“And behold, Jesus met them on their way and greeted them.” – Mt. 28:9

After more than 40 days of Lent, we can finally proclaim at Mass, “Alleluia, alleluia.”

Yet, it’s not easy to show that expression of praise, joy, or thanks. Like the Mary Magdalene and the other Mary who visited the tomb of their beloved Jesus, we are marked by sadness and grief. Like them, we bear our wounded humanity, bombarded by violence. Think chemical bombing in Syria or our American military response, the killing in Stockholm, the bombing of Coptic churches in Egypt, or the grave famine in South Sudan, Yemen, Nigeria, and Somalia. Closer to home, a litany of social injustices and discontent seem to prevail: immigrants deprived of family, home, and country; human trafficking and polarized polemics in public debate crucify human dignity and common dialogue. Looking within, selfish tendencies and fearful habits loom large. Given these realities, even broken hallelujahs (like Leonard Cohen’s song) seem to be a stretch.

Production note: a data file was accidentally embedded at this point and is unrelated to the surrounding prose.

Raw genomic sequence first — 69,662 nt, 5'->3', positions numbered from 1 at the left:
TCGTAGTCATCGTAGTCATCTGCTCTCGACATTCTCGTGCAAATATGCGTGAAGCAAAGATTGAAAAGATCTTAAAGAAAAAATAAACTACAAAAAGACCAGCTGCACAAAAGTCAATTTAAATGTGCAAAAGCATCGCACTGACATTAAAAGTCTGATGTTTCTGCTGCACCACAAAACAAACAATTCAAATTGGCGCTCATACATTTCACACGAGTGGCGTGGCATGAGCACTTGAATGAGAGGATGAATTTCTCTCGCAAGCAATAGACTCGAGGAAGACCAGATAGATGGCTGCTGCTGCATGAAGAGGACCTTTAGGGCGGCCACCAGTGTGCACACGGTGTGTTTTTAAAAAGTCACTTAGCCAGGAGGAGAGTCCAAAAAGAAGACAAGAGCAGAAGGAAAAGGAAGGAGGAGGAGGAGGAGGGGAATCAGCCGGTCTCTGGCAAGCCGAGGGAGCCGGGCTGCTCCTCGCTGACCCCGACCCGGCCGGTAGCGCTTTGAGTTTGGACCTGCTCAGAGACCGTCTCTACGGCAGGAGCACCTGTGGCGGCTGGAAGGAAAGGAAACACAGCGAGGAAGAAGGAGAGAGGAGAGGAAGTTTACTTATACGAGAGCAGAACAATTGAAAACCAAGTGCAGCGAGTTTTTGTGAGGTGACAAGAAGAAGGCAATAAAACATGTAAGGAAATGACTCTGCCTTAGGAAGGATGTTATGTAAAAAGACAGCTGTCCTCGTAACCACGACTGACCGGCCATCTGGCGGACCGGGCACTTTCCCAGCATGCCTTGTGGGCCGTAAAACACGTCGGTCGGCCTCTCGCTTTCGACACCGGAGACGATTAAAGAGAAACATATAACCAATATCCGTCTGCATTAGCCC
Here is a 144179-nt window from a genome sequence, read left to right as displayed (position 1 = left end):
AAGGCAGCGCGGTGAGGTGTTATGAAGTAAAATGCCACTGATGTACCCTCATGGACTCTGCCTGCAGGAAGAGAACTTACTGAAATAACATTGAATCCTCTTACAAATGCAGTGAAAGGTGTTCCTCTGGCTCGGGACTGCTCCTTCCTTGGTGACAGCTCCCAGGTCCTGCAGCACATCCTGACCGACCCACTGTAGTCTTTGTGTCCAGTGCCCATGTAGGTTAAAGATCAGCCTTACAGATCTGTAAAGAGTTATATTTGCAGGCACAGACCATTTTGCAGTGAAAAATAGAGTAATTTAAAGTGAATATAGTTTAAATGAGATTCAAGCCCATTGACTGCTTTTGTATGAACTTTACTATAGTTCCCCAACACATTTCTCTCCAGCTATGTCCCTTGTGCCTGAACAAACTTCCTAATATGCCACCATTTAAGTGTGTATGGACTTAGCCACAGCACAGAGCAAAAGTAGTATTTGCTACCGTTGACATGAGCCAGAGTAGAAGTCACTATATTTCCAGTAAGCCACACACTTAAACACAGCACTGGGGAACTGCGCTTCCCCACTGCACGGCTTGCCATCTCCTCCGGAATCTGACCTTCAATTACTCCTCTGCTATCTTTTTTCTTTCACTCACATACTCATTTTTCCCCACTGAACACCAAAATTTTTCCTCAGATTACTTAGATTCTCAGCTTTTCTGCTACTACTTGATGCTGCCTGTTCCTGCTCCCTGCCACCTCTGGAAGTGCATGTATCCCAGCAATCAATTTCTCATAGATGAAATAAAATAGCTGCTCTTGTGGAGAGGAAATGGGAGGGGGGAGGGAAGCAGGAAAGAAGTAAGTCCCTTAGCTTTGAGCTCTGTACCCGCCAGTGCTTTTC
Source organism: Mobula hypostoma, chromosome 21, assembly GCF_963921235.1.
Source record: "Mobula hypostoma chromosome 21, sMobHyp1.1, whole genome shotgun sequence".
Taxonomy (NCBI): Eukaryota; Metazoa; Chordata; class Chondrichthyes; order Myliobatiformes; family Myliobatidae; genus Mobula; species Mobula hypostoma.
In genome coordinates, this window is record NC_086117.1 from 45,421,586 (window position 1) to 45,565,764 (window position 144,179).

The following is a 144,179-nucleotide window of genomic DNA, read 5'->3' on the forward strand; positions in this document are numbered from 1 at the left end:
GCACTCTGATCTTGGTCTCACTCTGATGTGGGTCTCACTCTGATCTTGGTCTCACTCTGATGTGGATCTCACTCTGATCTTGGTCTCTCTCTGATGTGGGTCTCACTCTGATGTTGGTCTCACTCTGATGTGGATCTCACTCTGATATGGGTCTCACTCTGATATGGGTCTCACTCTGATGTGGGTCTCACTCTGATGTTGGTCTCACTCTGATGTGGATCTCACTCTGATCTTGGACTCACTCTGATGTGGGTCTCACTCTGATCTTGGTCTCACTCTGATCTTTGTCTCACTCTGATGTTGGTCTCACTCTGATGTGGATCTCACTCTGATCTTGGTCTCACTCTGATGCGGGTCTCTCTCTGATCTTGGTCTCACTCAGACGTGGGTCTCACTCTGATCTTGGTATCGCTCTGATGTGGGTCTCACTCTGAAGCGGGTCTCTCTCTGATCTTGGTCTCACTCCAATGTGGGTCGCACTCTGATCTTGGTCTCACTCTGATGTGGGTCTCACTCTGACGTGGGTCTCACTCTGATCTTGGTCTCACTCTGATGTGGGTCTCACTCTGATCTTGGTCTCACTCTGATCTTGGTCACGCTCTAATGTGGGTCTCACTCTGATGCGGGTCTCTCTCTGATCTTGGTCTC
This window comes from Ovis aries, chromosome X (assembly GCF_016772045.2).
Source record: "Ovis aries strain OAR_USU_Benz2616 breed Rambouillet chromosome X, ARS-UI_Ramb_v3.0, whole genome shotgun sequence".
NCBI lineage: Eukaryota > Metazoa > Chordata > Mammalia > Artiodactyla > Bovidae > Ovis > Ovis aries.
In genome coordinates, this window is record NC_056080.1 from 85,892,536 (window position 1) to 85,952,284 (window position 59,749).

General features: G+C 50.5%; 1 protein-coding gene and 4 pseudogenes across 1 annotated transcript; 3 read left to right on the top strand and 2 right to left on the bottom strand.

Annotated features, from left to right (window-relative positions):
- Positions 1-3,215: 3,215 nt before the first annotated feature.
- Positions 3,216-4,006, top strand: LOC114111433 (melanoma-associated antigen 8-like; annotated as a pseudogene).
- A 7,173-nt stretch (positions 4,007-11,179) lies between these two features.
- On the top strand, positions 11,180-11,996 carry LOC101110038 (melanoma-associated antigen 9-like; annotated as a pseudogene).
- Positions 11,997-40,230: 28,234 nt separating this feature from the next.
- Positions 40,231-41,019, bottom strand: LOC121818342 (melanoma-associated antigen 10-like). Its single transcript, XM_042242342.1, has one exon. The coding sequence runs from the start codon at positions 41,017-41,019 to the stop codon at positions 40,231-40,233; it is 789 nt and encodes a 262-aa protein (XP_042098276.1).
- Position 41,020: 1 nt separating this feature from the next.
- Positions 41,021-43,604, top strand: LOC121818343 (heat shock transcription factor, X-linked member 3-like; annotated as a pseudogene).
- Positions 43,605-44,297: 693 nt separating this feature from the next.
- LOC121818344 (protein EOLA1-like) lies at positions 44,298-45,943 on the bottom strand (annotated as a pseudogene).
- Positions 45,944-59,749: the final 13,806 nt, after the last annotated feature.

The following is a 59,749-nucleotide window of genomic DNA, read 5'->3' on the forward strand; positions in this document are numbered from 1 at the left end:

Unexpectedly, something happened to me during the Liturgy of Good Friday. While I was fighting yawns and many inner noises, a quiet shift happened. I was looking at everyone in line, one by one, bowing to kiss the cross as well as opening hands and hearts to receive the Eucharist during Communion. Despite their differences – the old and young, strong and weak, religious and only spiritual, light and dark skin tones – everyone became intricately connected as one. The realization was not a “great earthquake” as described in today’s Gospel. Rather, it was a simple clarity, a steady solidarity, a gentle peace, a quiet communion. We were just on our way to show reverence and to receive. Somehow, grace met us, like the risen Jesus meeting the two women “on their way.” Somehow, I encountered the Living One. A silent alleluia visited me, just enough to shift me into gratitude.

I am grateful that Easter is a season lasting 50 days. We are given more opportunities for the gentle alleluias to visit us, as we are, on our way to kiss the Crucified One in others, to seek solidarity and communion with those marked by diminished hope and eclipsed love.

Jesus, to whom do you send me to spread the joy of your nearness and mercy? May I be surprised by your gentle alleluias on the way. 

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